We all stood, maybe 40 of us, under a banner hanging from the ceiling in a big kitchen on an industrial red-tiled floor at 922 Vine St in Hollywood, Project Angel Food’s headquarters.
There were stainless steel ovens, counters and sinks, as well as a tiny conveyer belt moving packaged meals in small black trays to their destination: the waiting, open arms of the critically ill and disabled.
The occasion? Project Angel Food, the 28-year-old nonprofit whose mission it is to feed those suffering from debilitating illness and/or lack of mobility, served their 11 millionth meal. The event was held in conjunction with #GivingTuesday.
For some perspective, Richard Ayoub, executive director of the nonprofit, told me their 10 millionth meal was served about 20 months prior in March 2016. That is 50,000 meals per month, more than 1,600 packaged trays per day.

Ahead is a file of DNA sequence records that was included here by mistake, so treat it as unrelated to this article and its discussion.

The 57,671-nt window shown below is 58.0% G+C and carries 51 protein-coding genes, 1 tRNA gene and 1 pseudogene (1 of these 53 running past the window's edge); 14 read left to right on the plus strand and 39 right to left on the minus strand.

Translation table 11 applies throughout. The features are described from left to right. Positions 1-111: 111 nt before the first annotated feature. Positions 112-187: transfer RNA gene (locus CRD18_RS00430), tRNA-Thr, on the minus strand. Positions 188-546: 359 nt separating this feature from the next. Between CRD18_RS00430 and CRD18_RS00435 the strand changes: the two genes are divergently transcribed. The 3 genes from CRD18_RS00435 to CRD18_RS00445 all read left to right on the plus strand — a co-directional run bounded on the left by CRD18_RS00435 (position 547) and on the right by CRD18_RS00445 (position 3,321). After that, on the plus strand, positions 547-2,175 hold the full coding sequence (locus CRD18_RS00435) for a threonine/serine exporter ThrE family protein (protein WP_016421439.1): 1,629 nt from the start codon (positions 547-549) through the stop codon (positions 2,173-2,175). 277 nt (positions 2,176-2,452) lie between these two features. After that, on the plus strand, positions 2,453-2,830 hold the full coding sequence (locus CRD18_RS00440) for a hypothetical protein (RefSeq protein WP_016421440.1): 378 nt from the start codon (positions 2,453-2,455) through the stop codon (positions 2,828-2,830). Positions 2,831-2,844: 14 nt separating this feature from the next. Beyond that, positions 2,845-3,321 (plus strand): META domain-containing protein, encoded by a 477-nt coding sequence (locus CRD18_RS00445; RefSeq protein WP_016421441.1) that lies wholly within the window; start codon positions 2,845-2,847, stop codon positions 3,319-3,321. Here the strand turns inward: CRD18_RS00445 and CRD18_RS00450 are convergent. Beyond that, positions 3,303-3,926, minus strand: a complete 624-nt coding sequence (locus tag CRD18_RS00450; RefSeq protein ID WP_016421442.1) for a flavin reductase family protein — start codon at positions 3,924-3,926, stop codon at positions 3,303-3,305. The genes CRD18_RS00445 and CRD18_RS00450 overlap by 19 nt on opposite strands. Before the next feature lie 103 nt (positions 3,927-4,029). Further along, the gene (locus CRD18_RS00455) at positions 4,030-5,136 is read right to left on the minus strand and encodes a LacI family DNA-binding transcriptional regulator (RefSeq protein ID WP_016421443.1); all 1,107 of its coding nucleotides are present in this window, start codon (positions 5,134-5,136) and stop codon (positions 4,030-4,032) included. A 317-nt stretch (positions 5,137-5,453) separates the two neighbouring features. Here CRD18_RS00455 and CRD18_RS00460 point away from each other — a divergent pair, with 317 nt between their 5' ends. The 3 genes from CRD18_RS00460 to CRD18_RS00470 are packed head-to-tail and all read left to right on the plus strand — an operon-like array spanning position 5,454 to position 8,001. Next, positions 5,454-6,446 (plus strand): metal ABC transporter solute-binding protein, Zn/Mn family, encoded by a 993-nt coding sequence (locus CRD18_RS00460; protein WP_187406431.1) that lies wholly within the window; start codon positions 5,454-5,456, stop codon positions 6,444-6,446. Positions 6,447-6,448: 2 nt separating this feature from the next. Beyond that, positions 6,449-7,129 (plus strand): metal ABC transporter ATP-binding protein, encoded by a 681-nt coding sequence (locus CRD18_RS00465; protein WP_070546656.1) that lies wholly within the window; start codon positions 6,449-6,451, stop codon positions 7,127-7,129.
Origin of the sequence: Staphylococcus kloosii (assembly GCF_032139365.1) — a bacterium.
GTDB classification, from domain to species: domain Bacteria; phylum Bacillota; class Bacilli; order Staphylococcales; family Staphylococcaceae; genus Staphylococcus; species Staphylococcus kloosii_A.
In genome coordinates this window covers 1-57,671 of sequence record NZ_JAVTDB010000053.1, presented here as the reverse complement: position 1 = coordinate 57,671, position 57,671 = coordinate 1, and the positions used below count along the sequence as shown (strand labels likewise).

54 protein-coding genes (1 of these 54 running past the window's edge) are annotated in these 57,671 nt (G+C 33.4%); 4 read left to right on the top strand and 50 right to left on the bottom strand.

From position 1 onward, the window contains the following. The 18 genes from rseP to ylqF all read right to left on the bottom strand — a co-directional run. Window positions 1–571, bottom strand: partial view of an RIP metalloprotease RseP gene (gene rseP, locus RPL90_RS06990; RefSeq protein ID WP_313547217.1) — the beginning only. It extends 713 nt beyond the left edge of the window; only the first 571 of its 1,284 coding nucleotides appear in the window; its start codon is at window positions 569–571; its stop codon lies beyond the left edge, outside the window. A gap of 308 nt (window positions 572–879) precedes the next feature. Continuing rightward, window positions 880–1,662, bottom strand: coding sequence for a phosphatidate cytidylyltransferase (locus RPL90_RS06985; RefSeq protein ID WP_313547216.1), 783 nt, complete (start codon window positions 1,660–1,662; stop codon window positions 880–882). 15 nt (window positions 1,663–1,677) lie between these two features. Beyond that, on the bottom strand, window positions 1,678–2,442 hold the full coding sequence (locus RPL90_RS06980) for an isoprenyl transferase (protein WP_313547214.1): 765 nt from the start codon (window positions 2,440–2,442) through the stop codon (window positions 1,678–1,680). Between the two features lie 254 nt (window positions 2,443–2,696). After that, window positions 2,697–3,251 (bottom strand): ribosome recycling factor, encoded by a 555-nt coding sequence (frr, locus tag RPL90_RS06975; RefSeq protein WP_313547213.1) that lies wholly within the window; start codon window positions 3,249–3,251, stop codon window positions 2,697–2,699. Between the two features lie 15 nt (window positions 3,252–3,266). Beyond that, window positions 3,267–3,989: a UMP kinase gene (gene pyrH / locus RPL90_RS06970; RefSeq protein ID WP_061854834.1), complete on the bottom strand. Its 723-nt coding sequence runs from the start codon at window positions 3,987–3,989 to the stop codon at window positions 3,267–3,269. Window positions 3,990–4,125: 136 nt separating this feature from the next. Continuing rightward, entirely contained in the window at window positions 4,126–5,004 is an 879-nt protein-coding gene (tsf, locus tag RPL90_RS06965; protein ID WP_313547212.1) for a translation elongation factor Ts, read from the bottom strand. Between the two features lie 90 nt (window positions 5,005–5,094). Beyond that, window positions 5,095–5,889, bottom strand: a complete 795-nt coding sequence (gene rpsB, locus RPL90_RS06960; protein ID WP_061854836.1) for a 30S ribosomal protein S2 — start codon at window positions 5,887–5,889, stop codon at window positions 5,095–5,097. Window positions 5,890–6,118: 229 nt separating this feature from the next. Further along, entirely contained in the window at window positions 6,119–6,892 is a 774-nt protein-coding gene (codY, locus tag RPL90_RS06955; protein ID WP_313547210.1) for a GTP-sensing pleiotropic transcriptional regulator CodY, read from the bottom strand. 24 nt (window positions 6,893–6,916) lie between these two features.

Marianne Williamson, best-selling New Age author and founder of Project Angel Food, received the auspicious meal of yogurt chicken accompanied by lentils, garbanzo beans and carrots from a kitchen worker and handed it to Gregg S., a cancer patient receiving meals from the nonprofit daily.
The spiritual leader also spoke to the media, a group making up a significant portion of those in attendance. TV stations such as ABC-7 each interviewed Williamson in turn, as Project Angel Food staff and volunteers stood smiling behind her, some wearing blue baseball caps bearing the organization’s logo.
The nonprofit helps “people not only with AIDS now,” Williamson said, looking directly into a video camera. “It’s cancer or diabetes or congestive heart failure, kidney failure. So many terrible things that they’re facing…and the organization still exists, showing up for people, making sure that people are visited everyday.”
For her final gesture, Williamson sliced into a tall cake slathered with icing in Project Angel Food’s official colors of blue and white. Kitchen staff then offered matching cupcakes to attendees.